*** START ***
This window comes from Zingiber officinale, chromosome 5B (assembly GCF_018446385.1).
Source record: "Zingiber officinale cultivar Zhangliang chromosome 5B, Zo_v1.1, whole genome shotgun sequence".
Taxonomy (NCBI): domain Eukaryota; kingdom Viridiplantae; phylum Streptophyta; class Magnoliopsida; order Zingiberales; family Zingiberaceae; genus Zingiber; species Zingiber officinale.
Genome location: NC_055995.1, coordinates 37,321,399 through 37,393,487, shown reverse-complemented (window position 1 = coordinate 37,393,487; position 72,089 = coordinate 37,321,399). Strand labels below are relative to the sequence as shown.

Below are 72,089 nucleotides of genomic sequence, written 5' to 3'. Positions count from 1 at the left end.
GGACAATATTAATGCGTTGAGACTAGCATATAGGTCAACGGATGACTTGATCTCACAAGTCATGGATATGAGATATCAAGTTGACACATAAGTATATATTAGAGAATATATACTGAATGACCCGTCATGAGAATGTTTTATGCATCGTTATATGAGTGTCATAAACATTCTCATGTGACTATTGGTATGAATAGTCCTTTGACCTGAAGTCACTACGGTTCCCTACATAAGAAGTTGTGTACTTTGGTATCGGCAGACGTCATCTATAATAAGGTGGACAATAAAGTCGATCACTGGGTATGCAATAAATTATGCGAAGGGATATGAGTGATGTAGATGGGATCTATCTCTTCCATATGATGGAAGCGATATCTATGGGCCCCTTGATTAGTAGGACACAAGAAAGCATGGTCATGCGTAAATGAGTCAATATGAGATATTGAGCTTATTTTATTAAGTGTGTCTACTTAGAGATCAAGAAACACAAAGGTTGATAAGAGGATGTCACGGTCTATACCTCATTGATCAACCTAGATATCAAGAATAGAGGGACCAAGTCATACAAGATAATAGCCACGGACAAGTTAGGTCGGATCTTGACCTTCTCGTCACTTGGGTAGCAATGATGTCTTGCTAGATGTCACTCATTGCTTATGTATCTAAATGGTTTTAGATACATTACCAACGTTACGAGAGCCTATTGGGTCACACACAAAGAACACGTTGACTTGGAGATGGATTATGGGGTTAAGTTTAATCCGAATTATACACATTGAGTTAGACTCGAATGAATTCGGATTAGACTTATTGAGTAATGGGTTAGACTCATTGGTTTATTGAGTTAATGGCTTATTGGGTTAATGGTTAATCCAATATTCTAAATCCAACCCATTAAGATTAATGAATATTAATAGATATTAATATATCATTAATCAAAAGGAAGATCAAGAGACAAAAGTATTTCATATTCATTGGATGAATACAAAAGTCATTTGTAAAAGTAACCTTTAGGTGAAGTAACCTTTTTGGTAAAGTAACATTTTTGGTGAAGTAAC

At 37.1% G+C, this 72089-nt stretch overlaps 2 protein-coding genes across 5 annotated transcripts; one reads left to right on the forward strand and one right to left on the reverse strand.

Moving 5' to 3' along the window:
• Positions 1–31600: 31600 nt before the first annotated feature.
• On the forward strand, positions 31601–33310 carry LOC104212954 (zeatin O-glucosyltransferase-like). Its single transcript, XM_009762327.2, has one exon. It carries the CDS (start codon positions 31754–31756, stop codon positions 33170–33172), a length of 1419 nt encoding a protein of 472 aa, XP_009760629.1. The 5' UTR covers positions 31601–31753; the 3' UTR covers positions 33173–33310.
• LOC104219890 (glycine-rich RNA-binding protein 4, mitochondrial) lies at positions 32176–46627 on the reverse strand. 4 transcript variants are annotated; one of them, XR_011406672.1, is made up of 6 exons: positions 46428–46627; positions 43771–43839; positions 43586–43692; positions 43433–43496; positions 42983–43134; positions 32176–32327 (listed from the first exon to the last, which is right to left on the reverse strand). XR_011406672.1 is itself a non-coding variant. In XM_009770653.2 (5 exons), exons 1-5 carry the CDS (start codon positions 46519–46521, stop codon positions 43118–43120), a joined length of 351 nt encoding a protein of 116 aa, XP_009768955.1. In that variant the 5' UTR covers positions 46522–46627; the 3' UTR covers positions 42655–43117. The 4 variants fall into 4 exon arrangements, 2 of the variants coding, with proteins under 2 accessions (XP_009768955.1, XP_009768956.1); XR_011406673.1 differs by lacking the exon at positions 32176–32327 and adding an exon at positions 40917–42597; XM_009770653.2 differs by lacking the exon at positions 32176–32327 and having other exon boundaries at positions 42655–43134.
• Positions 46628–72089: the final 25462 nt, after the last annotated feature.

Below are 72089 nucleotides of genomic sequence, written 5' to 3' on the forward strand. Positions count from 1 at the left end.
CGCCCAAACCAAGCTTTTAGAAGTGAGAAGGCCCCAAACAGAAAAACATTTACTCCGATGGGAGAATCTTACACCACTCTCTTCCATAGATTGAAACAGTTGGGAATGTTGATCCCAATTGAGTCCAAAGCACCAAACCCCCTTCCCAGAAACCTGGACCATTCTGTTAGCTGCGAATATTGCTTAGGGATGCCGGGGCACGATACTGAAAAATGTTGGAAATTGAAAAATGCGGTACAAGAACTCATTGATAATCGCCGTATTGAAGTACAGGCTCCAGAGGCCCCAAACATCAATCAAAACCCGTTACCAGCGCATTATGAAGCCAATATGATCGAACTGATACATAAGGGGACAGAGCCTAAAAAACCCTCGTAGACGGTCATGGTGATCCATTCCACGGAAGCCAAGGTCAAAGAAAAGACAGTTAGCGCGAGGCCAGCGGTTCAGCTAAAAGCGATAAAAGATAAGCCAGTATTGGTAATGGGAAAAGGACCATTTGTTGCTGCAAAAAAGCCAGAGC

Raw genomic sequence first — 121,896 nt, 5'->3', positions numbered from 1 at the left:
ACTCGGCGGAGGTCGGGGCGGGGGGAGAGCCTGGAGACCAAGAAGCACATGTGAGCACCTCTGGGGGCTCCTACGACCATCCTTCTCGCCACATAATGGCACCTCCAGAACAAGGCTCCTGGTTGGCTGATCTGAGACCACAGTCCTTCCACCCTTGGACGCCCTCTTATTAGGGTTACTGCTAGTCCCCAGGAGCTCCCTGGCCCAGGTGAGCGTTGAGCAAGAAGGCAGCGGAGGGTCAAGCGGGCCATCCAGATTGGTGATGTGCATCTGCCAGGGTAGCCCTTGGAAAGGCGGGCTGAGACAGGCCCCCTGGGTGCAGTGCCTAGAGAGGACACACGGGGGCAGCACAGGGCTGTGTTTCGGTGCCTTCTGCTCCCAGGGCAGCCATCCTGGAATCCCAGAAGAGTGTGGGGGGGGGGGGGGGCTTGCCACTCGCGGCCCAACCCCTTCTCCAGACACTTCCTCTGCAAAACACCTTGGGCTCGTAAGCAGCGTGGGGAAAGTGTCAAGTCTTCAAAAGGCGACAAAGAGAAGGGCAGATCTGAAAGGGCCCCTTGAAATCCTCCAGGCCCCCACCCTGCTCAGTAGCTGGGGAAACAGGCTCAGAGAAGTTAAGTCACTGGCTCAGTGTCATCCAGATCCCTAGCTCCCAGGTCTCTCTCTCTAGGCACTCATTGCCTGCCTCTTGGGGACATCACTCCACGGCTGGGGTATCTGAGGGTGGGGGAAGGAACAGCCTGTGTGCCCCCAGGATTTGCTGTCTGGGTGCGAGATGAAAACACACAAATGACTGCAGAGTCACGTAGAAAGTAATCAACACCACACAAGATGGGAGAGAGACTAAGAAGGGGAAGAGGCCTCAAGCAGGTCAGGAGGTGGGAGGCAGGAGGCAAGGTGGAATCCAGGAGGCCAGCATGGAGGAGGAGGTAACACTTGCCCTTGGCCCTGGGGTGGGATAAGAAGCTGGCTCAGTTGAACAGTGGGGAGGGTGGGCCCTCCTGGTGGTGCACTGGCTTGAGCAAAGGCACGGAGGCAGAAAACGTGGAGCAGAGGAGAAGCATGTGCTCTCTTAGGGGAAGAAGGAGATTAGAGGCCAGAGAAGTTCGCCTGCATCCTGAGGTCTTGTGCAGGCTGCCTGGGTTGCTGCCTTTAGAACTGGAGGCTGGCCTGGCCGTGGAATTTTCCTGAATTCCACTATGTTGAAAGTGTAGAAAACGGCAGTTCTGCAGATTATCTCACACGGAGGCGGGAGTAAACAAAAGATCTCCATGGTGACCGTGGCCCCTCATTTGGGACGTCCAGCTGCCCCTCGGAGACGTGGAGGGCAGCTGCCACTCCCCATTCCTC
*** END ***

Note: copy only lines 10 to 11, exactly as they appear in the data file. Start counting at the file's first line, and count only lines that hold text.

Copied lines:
• On the forward strand, positions 31601–33310 carry LOC104212954 (zeatin O-glucosyltransferase-like). Its single transcript, XM_009762327.2, has one exon. It carries the CDS (start codon positions 31754–31756, stop codon positions 33170–33172), a length of 1419 nt encoding a protein of 472 aa, XP_009760629.1. The 5' UTR covers positions 31601–31753; the 3' UTR covers positions 33173–33310.
• LOC104219890 (glycine-rich RNA-binding protein 4, mitochondrial) lies at positions 32176–46627 on the reverse strand. 4 transcript variants are annotated; one of them, XR_011406672.1, is made up of 6 exons: positions 46428–46627; positions 43771–43839; positions 43586–43692; positions 43433–43496; positions 42983–43134; positions 32176–32327 (listed from the first exon to the last, which is right to left on the reverse strand). XR_011406672.1 is itself a non-coding variant. In XM_009770653.2 (5 exons), exons 1-5 carry the CDS (start codon positions 46519–46521, stop codon positions 43118–43120), a joined length of 351 nt encoding a protein of 116 aa, XP_009768955.1. In that variant the 5' UTR covers positions 46522–46627; the 3' UTR covers positions 42655–43117. The 4 variants fall into 4 exon arrangements, 2 of the variants coding, with proteins under 2 accessions (XP_009768955.1, XP_009768956.1); XR_011406673.1 differs by lacking the exon at positions 32176–32327 and adding an exon at positions 40917–42597; XM_009770653.2 differs by lacking the exon at positions 32176–32327 and having other exon boundaries at positions 42655–43134.